Startup: Fingerprint Reading through GlovesBy Brian Rhodes, Published May 07, 2014, 12:00am EDT
A fundamental limitation of typical fingerprint readers is that users must expose their fingers to be read. This is a serious issue in harsh environments where gloves are worn for warmth or protection. A startup has developed a new method to read fingerprints entirely: ultrasonically.
Inside, we examine the new product, what makes it fundamentally different, and what to expect for access control applications.
Sound, not Images
Ultrasonics developer Sonavation [link no longer available] has adapted a technology called "Ultrasound Impediography" into a fingerprint fob it calls AXISKEY [link no longer available] to be sold through an upcoming Indiegogo campaign. While credentialing based on fingerprints is not unique, Sonavation's approach is different than most methods. Instead of using an optical scanner or conductive-style sensor that captures physical features of a print, AXISKEY uses ultrasonics to sample finger depth.
The developer explained the technology to us like this:
"[Sonavation] ultrasonic fingerprint sensors read not just the surface fingerprint ridges and swirls, like conventional optical sensors. Instead, using ultrasound they extract a dynamic, deep tissue and vascular map of the fingertip that encompasses all seven layers of the epidermis, plus the underlying fat pad, fascia, microvascular and vascular, plus the arterial blood flow, bone structure, and nail bed."
Unlike traditional sensors that only read the dermis/epidermis layers, AXISKEY reads much deeper into the tissue sampling other 'unique' features like blood vessels, bones, and fingernails. Then data collected by the sensor is compared against a pre-enrolled template reading. If the scan matches the template, the credential then validates the user and unlocks the fob to share information.
The company is focusing on introducing ultrasonic fingerprinting through a keyfob first. The AXISKEY fob is about the size of an battery-powered automotive wireless keyfob intended to be carried in user pockets or keyrings:
AXISKEY has one function: store passwords and other credentials until unlocked by a verified user. To that end, these are the keys for access control applications:
- Stay Bundled Up: Because the fob uses ultrasound to verify identity and does not read surface ridges and swirls, it works through gloves. This is the key advantage compared to other offerings that may slow or stop users before they are ready to scan a print.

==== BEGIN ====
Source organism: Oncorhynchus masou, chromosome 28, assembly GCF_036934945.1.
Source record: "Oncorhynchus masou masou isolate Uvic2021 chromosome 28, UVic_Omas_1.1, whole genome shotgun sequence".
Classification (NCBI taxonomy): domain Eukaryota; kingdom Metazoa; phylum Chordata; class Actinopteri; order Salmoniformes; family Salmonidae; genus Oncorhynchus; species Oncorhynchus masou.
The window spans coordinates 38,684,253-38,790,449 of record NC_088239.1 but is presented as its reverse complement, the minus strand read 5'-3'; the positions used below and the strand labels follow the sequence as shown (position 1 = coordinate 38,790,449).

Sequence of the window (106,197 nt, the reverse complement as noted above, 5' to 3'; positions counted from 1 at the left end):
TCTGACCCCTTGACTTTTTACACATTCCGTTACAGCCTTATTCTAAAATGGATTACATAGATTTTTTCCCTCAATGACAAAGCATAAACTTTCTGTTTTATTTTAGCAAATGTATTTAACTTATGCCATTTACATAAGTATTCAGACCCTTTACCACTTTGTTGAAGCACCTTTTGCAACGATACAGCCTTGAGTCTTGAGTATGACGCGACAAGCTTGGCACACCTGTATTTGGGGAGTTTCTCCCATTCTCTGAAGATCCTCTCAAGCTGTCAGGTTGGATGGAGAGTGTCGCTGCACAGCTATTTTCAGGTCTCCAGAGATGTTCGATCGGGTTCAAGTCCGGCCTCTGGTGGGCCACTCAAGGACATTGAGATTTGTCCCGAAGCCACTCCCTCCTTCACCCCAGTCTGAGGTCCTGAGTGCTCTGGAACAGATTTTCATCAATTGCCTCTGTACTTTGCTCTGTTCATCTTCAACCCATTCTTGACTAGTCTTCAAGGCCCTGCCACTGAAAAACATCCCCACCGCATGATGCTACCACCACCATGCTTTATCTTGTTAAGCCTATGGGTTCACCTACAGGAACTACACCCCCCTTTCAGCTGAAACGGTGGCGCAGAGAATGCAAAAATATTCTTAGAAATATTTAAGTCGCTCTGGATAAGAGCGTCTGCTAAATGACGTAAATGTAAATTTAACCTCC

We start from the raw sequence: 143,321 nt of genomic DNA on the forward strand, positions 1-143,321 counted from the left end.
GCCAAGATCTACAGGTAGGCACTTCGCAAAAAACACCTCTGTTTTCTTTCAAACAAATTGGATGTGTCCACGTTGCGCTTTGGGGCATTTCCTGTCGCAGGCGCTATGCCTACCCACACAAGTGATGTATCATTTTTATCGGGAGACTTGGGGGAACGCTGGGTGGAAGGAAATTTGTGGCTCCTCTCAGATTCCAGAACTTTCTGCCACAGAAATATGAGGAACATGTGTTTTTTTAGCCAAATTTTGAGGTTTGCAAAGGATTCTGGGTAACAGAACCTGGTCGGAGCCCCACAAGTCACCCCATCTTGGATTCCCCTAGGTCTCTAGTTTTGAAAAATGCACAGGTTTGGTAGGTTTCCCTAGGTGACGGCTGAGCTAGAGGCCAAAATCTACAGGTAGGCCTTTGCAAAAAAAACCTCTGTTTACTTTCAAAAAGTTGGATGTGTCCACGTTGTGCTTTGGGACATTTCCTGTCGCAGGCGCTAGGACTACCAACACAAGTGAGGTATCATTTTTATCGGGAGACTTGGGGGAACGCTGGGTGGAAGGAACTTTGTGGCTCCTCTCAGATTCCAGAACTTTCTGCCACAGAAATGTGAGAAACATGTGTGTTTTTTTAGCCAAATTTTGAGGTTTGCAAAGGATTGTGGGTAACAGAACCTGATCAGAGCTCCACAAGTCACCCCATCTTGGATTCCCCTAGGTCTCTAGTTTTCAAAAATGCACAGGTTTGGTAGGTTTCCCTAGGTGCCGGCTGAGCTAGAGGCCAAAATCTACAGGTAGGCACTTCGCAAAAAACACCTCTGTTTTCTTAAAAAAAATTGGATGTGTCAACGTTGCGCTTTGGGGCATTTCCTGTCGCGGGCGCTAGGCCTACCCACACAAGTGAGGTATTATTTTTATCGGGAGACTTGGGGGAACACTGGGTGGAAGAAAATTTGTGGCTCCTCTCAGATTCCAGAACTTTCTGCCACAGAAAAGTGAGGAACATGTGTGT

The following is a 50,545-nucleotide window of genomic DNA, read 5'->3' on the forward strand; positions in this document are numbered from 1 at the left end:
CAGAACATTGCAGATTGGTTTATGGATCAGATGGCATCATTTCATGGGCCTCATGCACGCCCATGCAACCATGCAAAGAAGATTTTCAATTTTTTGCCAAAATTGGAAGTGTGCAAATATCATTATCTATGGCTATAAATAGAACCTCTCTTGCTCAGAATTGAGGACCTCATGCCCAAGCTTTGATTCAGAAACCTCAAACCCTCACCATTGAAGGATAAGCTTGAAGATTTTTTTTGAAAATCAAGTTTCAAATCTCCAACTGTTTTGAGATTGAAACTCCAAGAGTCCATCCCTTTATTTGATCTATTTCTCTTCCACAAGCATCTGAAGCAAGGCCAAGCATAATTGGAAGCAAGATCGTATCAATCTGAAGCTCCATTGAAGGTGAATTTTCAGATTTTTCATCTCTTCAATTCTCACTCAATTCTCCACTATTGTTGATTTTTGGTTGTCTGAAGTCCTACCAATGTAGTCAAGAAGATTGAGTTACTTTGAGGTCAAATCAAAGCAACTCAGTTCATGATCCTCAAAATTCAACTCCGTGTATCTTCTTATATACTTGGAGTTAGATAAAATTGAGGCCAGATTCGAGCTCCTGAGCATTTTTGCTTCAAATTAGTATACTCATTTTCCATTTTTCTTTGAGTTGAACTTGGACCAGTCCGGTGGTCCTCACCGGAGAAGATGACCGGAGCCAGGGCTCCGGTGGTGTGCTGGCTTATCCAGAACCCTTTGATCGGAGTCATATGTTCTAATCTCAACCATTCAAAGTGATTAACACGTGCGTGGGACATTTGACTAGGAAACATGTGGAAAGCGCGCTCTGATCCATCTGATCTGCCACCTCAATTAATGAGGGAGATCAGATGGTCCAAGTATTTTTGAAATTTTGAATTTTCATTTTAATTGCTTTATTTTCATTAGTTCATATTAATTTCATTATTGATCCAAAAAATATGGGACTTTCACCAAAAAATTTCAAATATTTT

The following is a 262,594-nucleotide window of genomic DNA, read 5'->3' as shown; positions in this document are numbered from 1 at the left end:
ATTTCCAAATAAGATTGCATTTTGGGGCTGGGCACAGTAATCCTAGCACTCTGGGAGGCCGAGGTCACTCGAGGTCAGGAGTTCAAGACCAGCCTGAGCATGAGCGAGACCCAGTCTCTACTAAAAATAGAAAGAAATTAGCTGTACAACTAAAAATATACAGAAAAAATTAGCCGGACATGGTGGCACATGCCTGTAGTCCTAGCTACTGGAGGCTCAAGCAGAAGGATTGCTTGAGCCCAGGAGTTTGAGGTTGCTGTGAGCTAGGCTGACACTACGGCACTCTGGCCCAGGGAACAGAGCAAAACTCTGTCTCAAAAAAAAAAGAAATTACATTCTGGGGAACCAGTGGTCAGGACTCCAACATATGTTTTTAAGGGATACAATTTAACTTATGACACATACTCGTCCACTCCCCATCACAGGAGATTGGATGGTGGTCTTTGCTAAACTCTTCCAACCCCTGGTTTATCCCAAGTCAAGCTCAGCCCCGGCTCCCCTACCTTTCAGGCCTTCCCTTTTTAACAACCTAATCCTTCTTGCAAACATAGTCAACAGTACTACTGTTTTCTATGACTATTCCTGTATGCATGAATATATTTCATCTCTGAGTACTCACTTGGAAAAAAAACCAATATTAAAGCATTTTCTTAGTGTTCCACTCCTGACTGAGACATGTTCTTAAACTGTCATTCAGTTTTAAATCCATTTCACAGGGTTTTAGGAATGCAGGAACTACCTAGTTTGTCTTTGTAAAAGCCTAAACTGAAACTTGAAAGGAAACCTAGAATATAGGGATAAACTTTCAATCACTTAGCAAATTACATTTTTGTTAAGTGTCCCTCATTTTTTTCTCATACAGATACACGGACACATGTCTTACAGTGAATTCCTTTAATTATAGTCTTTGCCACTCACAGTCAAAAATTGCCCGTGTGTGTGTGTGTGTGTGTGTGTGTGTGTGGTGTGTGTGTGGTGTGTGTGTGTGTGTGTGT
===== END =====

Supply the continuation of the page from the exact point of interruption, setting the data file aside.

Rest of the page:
- BLE or NFC Only: At the current time, AXISKEY does not support 13.56 MHz or 125 kHz RFID communication. This excludes a huge swath of the existing access reader market, although it is designed to work with new Bluetooth of NFC enabled door readers, a trend we cover in this note: "NFC vs BLE For the Future of Access Control"
- Battery Powered: AXISKEY needs power. The onboard battery is a field-replaceable/ rechargeable (common) coin-cell Lithium 2450 battery. The developer estimates battery life will last approximately 2 months on a full charge.
Enrollment & Use
We asked the company to explain the enrollment process and use in the field. They responded with:
"The user creates their profile on the Sonavation app (iPhone and Android) while enrolling various online services to the app, i.e. Facebook, Gmail, Twitter, PayPal, Door Locks, etc. After connecting the AXISKEY Fob to your smartphone via low-energy Bluetooth, the user swipes their finger several times to personalize their device and complete their enrollment. From then on, the user can access their online accounts using their fingerprint, not PINs and passwords."
Essentially, the user manages the fob through a smartphone app. This illustrates a fundamental weakness for enterprise use, as there is no method of managing all potential fobs through a central application, and invalidating users for access applications would rely entirely on networked doors or manually updating the settings in every offline lock - not a common requirement of other commercial smartphone based credentials.
This gap limits current potential applications to mostly personal password use rather than commercial access control platforms, although it could be used with products like Lockitron, UniKEY, and Schlage AptiQ [link no longer available] or iClass SE reader based access systems.
Cost & Availability
When the product is released in the upcoming Indiegogo campaign, it will be offered for $99.95. Future MSRP will be $149.95, but no distribution agreements have been formalized yet.
When it comes to alternatives, Zwipe's Combo fingerprint reader/ credential card draws comparisons. Zwipe's cards cost significantly less per unit at ~$65 each, and have a head start on the access vertical by native support of 13.56 MHz formats like MiFARE & DESFire.
However, despite AXISKEY's higher cost and lack of RFID reader support, it works using common BLE and NFC formats and can be applied as the primary credential for logical access systems as well, beyond the tight access vertical Zwipe is useful for.
And functionally, Zwipe could be more intrusive to use requiring the user to expose bare fingers to the card's conductive sensor, while AXISKEY's ultrasonic sensor does not require the same.
AXISKEY is not 'the next big thing' for fingerprint readers/credentials, but the sensor technology has potential. Sonavation hopes the exposure of the fob product gains interest from OEM partners looking to license the reading method. Given the reportedly low manufacturing costs and high performance of the underlying ultrasound impediographic sensor compared to current optical sensor mainstays, the access market could see more from Sonavation [link no longer available] in the years ahead.
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